Norman, Oklahoma — Springfield, Missouri-based dairy producer and distributor Hiland Dairy Foods has committed $140,000 to settle a disability discrimination lawsuit filed by the U.S. Equal Opportunity Commission (EEOC). It will pay, the commission announced on Friday.
The lawsuit says Hiland refused to hire a man to work at the Norman Dairy Factory because he was visually impaired. Hiland initially offered the applicant a dairy worker job knowing he was disabled, but withdrew the offer after a standard pre-employment medical examination, the lawsuit alleges. are doing.
According to court records, the examining doctor claimed the man was “legally blind” and therefore had “safety concerns.” The lawsuit also alleges that the doctor based his opinion solely on a vision test.
“Neither Hyland nor the physicians considered whether assistive devices or other reasonable accommodations could mitigate potential safety concerns,” the EEOC said in a statement.
The EEOC said the alleged conduct in the lawsuit violated the Americans with Disabilities Act (ADA), which prohibits discrimination based on disability. The Commission filed suit in May 2021 in the United States District Court for the Western District of Oklahoma. The EEOC said the lawsuit was filed after attempting to reach a pre-litigation settlement through a “mediation process.”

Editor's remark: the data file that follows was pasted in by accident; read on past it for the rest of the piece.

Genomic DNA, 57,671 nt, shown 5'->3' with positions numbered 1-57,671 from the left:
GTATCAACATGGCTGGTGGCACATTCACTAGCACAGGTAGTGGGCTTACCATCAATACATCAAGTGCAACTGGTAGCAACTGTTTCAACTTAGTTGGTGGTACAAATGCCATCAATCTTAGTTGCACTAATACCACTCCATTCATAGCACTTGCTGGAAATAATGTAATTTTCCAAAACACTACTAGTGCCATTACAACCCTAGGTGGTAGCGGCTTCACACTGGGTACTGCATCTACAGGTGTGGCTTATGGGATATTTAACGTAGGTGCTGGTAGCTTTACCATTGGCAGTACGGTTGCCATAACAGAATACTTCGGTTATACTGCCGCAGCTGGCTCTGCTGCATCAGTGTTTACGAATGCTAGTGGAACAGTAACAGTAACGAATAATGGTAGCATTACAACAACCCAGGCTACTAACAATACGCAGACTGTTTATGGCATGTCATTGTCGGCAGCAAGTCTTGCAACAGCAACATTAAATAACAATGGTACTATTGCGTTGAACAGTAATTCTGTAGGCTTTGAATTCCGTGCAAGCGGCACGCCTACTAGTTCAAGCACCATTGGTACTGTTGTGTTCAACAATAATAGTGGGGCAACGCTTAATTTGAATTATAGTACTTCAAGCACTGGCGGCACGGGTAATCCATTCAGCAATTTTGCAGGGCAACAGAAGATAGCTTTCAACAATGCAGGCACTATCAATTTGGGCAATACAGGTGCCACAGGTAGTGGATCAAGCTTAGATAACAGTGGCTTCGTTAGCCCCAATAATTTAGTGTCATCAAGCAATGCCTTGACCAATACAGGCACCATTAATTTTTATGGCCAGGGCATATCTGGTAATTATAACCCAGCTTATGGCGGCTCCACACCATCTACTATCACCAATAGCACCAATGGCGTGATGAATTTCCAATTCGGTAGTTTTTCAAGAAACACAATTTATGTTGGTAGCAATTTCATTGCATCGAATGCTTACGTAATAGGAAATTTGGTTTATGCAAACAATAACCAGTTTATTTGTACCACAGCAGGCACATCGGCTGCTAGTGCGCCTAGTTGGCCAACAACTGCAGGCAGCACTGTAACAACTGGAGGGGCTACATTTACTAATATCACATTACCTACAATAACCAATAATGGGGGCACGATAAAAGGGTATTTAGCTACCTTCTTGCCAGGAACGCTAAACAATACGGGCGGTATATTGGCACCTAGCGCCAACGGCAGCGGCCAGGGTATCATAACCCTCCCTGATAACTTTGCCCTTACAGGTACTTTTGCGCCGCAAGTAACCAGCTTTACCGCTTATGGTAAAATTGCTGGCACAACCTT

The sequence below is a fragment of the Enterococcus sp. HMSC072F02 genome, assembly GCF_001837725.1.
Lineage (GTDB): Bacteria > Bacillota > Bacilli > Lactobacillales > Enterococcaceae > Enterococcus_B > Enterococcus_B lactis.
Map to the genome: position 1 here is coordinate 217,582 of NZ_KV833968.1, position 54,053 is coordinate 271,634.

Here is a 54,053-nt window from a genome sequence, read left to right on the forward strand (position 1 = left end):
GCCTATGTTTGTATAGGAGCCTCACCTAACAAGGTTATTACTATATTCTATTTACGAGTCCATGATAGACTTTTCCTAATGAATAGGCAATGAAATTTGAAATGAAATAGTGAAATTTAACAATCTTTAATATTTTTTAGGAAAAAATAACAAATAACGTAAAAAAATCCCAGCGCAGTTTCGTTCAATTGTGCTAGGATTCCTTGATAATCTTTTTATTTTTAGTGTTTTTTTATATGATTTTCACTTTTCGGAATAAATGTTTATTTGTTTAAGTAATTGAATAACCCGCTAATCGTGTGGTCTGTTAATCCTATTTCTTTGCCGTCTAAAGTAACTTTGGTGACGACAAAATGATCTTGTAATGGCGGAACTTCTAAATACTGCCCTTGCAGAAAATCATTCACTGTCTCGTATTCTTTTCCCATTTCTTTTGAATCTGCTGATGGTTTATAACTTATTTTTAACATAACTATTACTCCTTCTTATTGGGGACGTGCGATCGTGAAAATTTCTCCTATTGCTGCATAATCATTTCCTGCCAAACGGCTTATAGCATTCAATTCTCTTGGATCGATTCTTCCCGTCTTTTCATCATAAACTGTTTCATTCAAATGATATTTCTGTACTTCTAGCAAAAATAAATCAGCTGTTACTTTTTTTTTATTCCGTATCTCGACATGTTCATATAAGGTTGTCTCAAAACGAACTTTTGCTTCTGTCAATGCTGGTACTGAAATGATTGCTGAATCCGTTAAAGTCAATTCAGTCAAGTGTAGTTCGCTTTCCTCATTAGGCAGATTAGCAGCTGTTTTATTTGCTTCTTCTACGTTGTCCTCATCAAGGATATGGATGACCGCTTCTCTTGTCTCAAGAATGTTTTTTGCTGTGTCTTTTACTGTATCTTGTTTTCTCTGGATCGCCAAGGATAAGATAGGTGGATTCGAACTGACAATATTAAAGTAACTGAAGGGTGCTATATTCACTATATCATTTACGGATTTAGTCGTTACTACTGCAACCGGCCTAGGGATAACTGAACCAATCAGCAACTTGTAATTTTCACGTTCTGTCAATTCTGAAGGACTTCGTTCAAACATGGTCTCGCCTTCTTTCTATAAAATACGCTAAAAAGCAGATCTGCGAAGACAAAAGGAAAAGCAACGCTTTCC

The five-year consent order would require Hiland Dairy to pay the applicant $140,000 in monetary damages, adopt policies, enact procedures, and train employees to ensure future ADA compliance. be requested to provide. The statute also requires Hiland Dairy to notify employees of their reasonable accommodation rights under the ADA and to periodically report to her EEOC.
“The ADA requires employers to evaluate workers with disabilities based on their actual ability to perform the job, with or without reasonable accommodation, and not on unreasonable fears or stereotypes.” said Andrea G. Baran, EEOC District Attorney in St. Louis. “Labels like ‘legally blind’ have nothing to do with an individual’s ability to work.”
David Davis, acting director of the EEOC’s St. Louis area office, said: “Employers cannot shirk their duty to provide reasonable accommodation to workers based on unsubstantiated ‘safety concerns.'”
The EEOC’s St. Louis District Office is responsible for investigating and filing agency lawsuits in response to allegations of employment discrimination in Missouri, Kansas, Oklahoma, Nebraska, and parts of southern Illinois. We have regional offices in City, Kansas, and Oklahoma City.
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